One cannot help but think, "What sort of pathology could lead a man to commit such a crime?" After all, there was no known relationship between the perpetrator and Mr. Cottle, and Mr. Cottle was behaving in a perfectly normal and predictable manner. Apparently, murder was the object of the exercise. How do people bring themselves to do that?
Not all in the Old Pueblo are asking these sorts of questions. Some local commentators are, predictably, blaming the crime on the pistol. The pistol was not blamed directly, of course, but there was the implication that had the perpetrator not been in possession of the pistol, the crime might not have happened ... well, yeah, and if the man did not have his car by the schoolyard, the child may not have been abducted.
It must take some real mental acrobatics to ponder what the outcome might have been if the perpetrator had no pistol, while ignoring what might have been had Mr. Cottle possessed one. How hard it must be to accept the fact that the perpetrator brought the gun on purpose--it did not leap into his pocket as he passed by the coffee table. He knew what he was doing. He is a murderer. Some 70 percent of the murders in Tucson may be committed with guns, but 100 percent of the murders in Tucson are committed by murderers.
There is also the truly bizarre implication that pistols have some dark corrupting metaphysical power that turns choirboys into cold-blooded killers. (If this is true, they must be taken from police immediately.) This notion is fostered by certain government agencies that track "crime guns"--guns that have been used in crimes and are thus forever tainted and must be destroyed. One wonders why the government sells motor vehicles that have been confiscated from drug smugglers. Why are they not labeled "crime cars" and squashed into those metal cubes during ceremonies when police chiefs give speeches about how they are doing their part to keep the "crime cars" off the streets?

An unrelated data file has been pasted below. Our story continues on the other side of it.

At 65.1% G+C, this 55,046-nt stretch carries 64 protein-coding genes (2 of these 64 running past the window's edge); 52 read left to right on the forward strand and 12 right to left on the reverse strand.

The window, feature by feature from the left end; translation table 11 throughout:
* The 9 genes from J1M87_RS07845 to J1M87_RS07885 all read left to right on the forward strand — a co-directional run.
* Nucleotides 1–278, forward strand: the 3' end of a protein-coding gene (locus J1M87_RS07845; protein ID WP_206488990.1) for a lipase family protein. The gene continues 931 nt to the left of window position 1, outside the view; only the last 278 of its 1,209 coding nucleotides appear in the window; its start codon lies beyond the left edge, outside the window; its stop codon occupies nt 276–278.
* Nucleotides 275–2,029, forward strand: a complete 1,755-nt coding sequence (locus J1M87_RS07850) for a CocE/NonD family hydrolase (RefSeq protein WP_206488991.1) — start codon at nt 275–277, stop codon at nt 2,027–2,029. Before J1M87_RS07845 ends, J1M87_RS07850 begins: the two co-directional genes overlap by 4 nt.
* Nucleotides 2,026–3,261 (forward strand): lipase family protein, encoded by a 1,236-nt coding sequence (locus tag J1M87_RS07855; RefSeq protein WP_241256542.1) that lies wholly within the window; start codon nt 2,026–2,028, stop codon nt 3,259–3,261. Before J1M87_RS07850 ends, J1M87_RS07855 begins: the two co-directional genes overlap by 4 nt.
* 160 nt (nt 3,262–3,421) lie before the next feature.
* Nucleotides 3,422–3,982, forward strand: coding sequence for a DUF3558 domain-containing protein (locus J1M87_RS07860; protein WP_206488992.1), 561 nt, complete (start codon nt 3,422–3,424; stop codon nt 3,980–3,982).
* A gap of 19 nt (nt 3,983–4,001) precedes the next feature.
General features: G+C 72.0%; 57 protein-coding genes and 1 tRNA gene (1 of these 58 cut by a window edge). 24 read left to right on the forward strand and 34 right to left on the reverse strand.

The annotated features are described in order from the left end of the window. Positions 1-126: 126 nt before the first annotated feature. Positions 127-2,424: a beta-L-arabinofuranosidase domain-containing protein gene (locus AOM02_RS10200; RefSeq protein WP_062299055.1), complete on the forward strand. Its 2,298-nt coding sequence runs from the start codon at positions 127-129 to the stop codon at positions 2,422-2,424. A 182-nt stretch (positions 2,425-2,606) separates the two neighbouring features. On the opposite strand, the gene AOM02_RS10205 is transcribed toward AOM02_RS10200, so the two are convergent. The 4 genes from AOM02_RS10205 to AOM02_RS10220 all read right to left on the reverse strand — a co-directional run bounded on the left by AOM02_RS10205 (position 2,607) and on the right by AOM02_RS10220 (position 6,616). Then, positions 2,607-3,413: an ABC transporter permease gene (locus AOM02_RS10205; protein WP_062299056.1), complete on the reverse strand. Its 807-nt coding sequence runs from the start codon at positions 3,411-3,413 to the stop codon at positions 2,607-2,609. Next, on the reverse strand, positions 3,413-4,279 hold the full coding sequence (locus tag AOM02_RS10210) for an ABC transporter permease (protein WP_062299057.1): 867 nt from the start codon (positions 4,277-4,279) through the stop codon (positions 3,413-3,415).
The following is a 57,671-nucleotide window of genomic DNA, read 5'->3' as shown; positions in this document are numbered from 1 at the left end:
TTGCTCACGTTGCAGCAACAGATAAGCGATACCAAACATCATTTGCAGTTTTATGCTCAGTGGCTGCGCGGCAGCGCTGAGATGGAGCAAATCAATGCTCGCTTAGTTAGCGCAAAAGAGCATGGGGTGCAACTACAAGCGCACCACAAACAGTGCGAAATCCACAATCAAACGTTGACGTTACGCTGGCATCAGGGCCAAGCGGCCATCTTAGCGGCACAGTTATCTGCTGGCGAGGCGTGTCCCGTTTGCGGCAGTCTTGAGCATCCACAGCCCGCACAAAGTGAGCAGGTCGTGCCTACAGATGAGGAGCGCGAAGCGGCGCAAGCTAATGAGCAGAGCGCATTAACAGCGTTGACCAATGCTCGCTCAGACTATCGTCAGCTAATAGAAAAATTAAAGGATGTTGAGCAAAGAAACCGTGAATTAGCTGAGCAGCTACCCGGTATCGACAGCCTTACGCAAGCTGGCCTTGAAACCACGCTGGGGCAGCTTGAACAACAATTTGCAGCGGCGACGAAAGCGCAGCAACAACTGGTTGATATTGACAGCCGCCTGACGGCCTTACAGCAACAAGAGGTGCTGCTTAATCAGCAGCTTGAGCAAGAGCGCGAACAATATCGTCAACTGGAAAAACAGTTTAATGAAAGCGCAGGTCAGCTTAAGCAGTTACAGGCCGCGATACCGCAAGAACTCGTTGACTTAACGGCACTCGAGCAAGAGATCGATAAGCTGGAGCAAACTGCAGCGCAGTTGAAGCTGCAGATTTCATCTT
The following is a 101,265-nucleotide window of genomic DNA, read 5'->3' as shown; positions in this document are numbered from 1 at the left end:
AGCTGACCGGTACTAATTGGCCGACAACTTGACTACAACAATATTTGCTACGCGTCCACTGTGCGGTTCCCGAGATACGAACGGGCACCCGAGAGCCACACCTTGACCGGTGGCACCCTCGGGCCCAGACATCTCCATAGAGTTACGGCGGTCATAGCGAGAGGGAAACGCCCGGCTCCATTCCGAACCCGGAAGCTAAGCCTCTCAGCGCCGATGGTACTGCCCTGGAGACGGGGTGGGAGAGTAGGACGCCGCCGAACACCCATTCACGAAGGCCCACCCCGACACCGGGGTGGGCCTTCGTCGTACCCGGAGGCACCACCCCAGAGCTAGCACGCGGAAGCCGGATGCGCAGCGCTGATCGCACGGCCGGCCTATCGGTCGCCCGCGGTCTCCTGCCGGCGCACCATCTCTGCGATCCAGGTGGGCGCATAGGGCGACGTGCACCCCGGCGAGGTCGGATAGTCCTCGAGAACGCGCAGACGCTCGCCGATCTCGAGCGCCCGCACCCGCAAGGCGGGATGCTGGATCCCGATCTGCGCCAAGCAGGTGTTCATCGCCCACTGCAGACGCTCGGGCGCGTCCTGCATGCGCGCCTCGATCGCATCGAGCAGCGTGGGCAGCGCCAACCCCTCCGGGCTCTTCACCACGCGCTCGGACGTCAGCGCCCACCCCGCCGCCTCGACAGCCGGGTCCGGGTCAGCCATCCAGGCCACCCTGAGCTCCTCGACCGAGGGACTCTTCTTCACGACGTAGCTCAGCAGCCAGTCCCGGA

There is the assumption, sometimes stated outright, that "getting guns off the street" reduces violent crime. This big lie has been repeated so frequently that it has taken on the air of truth. In-depth studies, however, such as professor John R. Lott's book, More Guns, Less Crime: Understanding Crime and Gun-Control Laws, prove the opposite. It is not a coincidence that the murder capital of the country, Washington, D.C., is the same city that has banned pistols.
At least these commentators are not suggesting that the government censor violent video games or movies that may desensitize people to horrific crimes. That is not consistent with a free people, or the First Amendment to the United States Constitution. We can assume that the commentators understand that. What seems odd is the collapse of that understanding when they move from the First Amendment to the Second Amendment.
In the early '70s, here in Tucson, a group of high school thugs thought it would be good sport to beat up a gay man. The most well-known gay bar at the time was the Stonewall on First Avenue (named after the famous Greenwich Village club). The thugs hid along the perimeter of the property and waited. A couple of men left the bar and walked into the parking lot. One of them returned to the bar while the other waited by his car. The thugs seized the opportunity and jumped the lone man. They beat him up pretty well, and he collapsed to the ground. Having had their fun, they left him alone--all but one. One thug, the murderer, continued kicking the unconscious man. The murderer delivered a violent kick to the head--the deathblow. So, where was the gun that transformed the assault into a murder? There was no gun present, but there was a murderer. You do not need a gun to commit a murder, but you do need a murderer.
If our commentators were to suggest that potentially deadly jack boots be reserved for government agents only, I would not argue the point. It's already too disturbing.